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Fielding-Independent Pitching (FIP) is an ERA estimator that uses the Tom Tango. Like other defense-independent ERA estimators that attempt to remove defensive support from ERA, FIP also removes other factors deemed outside a pitcher's control, such as sequencing and luck.

Comparison to DIPS[edit]

FIP is based on the same concepts as DIPS: a pitcher's effectiveness can be largely described by his HR allowed, K, and BB. This concept is based on Voros McCracken's observation that pitchers' BABIPs tended to show little persistence from year-to-year relative to walks, strikeouts, and home runs allowed.

FIP uses a simpler, less thorough formula than DIPS. Unlike DIPS, FIP does not adjust innings pitched based on adjustments to other stats to ensure that a pitcher's total batters faced remains the sum of all credited events. Because of this, FIP is also much simpler to calculate.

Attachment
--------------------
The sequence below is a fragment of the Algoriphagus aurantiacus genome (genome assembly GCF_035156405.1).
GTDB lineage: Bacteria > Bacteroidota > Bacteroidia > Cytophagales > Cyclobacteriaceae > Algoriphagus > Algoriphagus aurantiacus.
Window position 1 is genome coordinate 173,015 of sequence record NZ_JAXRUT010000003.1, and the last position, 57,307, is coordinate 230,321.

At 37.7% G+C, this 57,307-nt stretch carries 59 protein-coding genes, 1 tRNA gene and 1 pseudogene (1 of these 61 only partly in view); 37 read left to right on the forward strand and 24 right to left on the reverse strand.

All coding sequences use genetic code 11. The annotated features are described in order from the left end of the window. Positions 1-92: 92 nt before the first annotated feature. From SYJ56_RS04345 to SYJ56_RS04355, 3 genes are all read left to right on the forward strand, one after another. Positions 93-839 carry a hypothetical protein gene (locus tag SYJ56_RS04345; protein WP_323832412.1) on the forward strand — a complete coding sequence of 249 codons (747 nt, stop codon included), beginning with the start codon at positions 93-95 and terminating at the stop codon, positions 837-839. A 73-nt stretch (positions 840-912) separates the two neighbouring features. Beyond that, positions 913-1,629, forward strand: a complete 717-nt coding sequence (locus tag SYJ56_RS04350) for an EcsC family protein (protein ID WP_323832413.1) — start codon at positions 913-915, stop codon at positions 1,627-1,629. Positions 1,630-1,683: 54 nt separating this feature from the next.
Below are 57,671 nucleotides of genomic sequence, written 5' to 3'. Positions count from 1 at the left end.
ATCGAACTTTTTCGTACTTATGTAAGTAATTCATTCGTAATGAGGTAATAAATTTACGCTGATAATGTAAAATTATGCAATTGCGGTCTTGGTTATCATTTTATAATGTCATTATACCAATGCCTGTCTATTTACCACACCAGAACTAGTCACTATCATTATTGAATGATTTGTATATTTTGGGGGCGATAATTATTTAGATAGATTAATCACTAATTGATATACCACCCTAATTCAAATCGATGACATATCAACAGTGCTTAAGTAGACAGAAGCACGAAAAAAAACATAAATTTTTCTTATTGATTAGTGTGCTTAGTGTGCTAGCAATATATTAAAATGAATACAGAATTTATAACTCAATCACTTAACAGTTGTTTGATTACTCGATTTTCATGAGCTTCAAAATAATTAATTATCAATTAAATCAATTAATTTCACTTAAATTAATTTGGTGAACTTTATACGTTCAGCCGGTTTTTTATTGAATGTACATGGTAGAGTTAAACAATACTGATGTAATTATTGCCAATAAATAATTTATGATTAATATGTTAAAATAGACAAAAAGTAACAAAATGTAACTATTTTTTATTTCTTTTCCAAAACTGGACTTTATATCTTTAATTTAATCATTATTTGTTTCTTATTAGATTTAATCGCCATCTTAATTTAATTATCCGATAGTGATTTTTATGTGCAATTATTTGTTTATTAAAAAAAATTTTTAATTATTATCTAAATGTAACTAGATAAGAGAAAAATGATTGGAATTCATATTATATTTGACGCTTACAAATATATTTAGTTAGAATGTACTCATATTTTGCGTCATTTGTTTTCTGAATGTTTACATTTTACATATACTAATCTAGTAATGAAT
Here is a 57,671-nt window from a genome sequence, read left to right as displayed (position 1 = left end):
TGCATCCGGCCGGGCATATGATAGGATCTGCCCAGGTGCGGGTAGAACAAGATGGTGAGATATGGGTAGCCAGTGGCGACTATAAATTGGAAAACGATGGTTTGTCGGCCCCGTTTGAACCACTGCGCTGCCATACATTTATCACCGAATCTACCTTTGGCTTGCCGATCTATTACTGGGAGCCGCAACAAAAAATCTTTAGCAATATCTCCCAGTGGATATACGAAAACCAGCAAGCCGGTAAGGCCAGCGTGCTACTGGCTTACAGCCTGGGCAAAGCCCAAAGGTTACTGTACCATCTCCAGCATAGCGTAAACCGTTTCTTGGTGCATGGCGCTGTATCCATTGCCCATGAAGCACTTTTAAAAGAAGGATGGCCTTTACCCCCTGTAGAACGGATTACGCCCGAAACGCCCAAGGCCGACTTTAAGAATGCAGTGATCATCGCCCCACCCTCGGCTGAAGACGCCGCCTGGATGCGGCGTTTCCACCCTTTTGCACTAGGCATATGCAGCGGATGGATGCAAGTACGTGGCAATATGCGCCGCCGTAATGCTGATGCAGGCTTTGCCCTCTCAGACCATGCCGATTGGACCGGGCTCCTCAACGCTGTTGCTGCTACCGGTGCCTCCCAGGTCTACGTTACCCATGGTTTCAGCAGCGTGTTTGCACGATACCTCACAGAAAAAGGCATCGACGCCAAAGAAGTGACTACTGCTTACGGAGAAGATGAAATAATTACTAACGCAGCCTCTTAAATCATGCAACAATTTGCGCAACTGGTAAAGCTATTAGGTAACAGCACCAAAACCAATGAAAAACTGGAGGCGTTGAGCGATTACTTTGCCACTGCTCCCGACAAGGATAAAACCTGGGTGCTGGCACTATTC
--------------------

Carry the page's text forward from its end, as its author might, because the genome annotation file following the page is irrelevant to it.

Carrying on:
The formula for FIP is:

(13*HR + 3*BB - 2*K)/IP + C

where BB can include HBP and/or exclude IBB and C is a constant (usually around 3.2) that centers FIP around the same mean as ERA. C can be calculated for both leagues together in a given year or for each league separately.

The formula is derived from the average linear weights values for four types of events: HR, BB, K, and BIP. Each weight is presented relative to the average value of a BIP, so that the BIP term in the formula is 0. The formula is thus a simplified form of:

(13*HR + 3*BB - 2*K + 0*BIP)/IP + C

This fact makes it possible to calibrate the coefficients in FIP to different BIP values, such as in a very good or very poor defensive environment or in a park with an extreme BABIP park factor.

Mainstream Use[edit]

FIP is the basis of pitcher win values presented on FanGraphs.

2009 AL Cy Young Winner Zack Greinke cited FIP as a focus of his pitching strategy (1). Greinke's teammate Brian Bannister is a noted follower of sabermetrics and introduced Greinke to FIP.

External Links[edit]